Fast Assault Craft Pushed to the Limit
(Source: British Forces Broadcasting Corp.; issued Dec. 22, 2011)
Royal Marines are testing a high-speed assault boat designed to protect Royal Navy ships from fast-attack craft.

Four Swedish Combat Boat 90s are on loan to the unit at Instow in North Devon which needs to train with next generation high-speed craft like ones they will use in the future.

They are fast, provide accurate and effective firepower to protect ships and landing craft and can put a small raiding/reconnaissance party of commandos ashore well in advance of the main force a long way from the mother ship.

Trying out the vessels helps the MOD understand the move from the traditional slower flat-bottomed landing craft to new fast and armed powerboats

The Instow Royal Marines of 11 (Amphibious Trials and Training) Squadron are evaluating the CB90s while in return, the Swedes have been loaned some of the marines’ Offshore Raiding Craft used by Turnchapel-based 539 Royal Marines in Plymouth.

The CB90 weighs around 16 tonnes, has top speed of about 50mph thanks to its water jet engines (which also allow it to turn on a sixpence) and is similar in size to the smaller landing craft used by the Royal Navy’s amphibious forces.

In the cabin there’s seating for up to 18 troops, plus plenty of space for their equipment, and the craft can mount heavy machine-guns for firepower.

The team at Instow – a mixture of around four dozen Royal Marines, Royal Navy and civilian experts – are about one third of their way through assessing the CB90.

So far they have tested basic handling, operating with other landing and assault craft (a prerequisite for any future boat), working out of the loading dock of HMS Bulwark, putting troops ashore, carrying a stretcher aboard safely.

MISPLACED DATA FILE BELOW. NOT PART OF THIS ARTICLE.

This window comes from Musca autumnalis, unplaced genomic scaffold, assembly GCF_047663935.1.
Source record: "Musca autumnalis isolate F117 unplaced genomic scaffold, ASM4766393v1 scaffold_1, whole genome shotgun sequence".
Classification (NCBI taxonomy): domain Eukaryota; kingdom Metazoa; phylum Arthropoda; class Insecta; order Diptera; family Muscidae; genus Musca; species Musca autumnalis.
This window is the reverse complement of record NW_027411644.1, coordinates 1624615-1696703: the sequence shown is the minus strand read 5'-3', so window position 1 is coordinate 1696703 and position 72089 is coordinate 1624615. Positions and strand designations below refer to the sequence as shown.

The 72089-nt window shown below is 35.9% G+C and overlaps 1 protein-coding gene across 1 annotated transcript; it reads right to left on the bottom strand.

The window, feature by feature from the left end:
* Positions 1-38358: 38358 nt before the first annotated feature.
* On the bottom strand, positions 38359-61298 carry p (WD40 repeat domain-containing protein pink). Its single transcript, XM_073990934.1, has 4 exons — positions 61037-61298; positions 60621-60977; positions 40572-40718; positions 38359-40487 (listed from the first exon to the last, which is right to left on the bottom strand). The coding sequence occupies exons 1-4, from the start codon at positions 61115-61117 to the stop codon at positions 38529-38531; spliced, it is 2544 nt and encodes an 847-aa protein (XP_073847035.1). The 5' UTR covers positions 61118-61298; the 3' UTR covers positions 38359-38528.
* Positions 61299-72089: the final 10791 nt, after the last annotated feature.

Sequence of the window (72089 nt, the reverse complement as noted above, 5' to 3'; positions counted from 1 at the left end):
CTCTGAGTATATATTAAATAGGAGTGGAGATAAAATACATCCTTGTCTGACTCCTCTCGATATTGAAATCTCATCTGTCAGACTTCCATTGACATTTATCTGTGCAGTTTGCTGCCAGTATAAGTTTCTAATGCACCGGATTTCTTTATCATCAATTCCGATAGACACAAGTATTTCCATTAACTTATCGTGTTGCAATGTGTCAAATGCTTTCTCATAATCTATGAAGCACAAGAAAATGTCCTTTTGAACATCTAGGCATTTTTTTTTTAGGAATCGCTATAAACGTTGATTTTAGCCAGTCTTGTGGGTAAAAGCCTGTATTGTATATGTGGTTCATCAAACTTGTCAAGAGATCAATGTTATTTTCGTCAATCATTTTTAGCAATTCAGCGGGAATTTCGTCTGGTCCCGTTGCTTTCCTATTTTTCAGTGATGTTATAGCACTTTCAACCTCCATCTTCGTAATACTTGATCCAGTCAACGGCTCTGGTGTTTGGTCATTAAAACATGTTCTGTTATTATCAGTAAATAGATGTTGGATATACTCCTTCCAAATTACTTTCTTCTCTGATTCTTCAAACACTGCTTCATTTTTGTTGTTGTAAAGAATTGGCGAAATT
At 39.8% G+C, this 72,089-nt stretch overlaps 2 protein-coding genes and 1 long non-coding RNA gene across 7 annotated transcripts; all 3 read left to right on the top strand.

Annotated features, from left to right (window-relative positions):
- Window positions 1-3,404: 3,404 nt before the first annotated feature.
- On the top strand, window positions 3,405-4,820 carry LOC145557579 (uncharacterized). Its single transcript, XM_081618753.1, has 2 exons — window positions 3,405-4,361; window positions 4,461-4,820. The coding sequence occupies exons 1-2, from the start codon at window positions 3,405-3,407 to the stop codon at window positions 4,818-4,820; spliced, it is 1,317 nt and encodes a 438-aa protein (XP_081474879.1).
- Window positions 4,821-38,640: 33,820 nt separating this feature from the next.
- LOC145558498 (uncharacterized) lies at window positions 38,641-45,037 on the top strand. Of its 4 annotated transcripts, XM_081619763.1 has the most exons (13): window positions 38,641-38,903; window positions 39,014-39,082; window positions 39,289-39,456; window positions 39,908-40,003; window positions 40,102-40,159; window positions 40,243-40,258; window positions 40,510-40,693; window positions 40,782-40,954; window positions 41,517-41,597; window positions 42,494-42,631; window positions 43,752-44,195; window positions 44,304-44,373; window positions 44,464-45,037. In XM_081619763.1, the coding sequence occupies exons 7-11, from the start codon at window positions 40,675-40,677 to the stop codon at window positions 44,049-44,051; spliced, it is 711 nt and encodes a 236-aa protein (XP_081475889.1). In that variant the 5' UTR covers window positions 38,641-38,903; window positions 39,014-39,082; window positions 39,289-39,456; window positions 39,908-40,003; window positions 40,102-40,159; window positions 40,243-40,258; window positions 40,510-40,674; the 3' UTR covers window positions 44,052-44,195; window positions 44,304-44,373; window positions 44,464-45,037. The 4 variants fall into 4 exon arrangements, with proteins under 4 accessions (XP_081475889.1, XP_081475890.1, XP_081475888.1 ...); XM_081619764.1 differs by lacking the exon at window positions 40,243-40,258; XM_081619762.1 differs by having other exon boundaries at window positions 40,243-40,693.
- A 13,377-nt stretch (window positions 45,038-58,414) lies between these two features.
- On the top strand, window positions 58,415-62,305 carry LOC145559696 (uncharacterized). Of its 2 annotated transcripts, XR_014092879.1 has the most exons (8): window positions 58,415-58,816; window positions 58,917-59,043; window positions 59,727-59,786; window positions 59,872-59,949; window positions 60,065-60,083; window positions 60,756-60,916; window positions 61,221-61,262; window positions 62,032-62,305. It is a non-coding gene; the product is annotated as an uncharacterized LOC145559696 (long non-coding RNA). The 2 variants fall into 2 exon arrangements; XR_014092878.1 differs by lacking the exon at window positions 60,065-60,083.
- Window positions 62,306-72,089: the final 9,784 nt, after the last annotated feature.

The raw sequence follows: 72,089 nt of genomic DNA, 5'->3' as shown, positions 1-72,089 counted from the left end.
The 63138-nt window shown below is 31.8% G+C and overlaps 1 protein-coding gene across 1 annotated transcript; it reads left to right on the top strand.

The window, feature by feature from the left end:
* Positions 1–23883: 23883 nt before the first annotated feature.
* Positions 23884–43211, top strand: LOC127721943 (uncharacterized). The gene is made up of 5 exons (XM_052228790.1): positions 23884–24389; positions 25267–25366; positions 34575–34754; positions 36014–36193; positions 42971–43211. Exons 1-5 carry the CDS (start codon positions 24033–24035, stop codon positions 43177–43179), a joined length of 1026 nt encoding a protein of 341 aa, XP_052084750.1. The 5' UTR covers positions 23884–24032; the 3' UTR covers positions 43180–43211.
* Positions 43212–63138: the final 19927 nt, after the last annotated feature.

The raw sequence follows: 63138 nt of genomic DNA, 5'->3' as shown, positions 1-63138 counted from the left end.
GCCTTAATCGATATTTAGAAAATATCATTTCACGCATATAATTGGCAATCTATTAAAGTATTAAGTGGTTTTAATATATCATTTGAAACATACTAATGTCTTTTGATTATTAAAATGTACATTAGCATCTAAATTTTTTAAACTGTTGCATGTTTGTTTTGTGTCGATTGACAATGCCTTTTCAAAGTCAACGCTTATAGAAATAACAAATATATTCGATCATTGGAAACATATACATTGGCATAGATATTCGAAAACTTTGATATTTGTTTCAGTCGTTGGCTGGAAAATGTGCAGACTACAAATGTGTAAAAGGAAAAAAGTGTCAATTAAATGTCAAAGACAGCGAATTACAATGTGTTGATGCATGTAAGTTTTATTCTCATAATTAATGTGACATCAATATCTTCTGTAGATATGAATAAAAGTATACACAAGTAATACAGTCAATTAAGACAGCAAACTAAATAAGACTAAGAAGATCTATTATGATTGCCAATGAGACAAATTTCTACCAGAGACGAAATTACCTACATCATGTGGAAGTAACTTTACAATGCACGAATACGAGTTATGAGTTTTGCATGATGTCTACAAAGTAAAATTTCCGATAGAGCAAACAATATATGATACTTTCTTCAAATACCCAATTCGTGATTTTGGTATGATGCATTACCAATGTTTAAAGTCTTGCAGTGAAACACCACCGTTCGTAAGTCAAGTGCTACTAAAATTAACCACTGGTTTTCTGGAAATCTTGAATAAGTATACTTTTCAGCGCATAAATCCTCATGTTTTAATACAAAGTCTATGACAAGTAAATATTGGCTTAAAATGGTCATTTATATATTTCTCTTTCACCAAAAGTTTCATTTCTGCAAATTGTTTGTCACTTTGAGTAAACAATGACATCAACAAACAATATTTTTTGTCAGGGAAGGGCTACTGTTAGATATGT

“There’s no real comparison with what we operate at the moment – it’s a completely different beast,” said Lt Col Simon Guyer, officer commanding craft trials wing with 11 Squadron. “It’s a basic boat, you can really throw it about and it keeps coming back for more. That’s the sort of thing we like.”

The boats will not complete trials until the end of next year which includes exercising with a Royal Fleet Auxiliary landing ship having already been successfully run in and out of HMS Bulwark’s dock.

Other trials will be weapons tests to complete (not least remote weapons firing; a commando will sit in the ‘cockpit’ and ‘PlayStation-fashion’ control a gun mounted on the boat’s stern), and most importantly, the ability to safely recover a CB90 to HMS Bulwark by hoisting it on board while the larger ship is still moving in rough seas.

“It is very easy to drive – if you can drive an Offshore Raiding Craft, you can drive one of these,” says Colour Sergeant Ian Gibbons, who has spent 13 years working with landing craft.

All the lessons learned will be incorporated into the final specifications and requirements when the MOD looks for firms to build new force protection craft.


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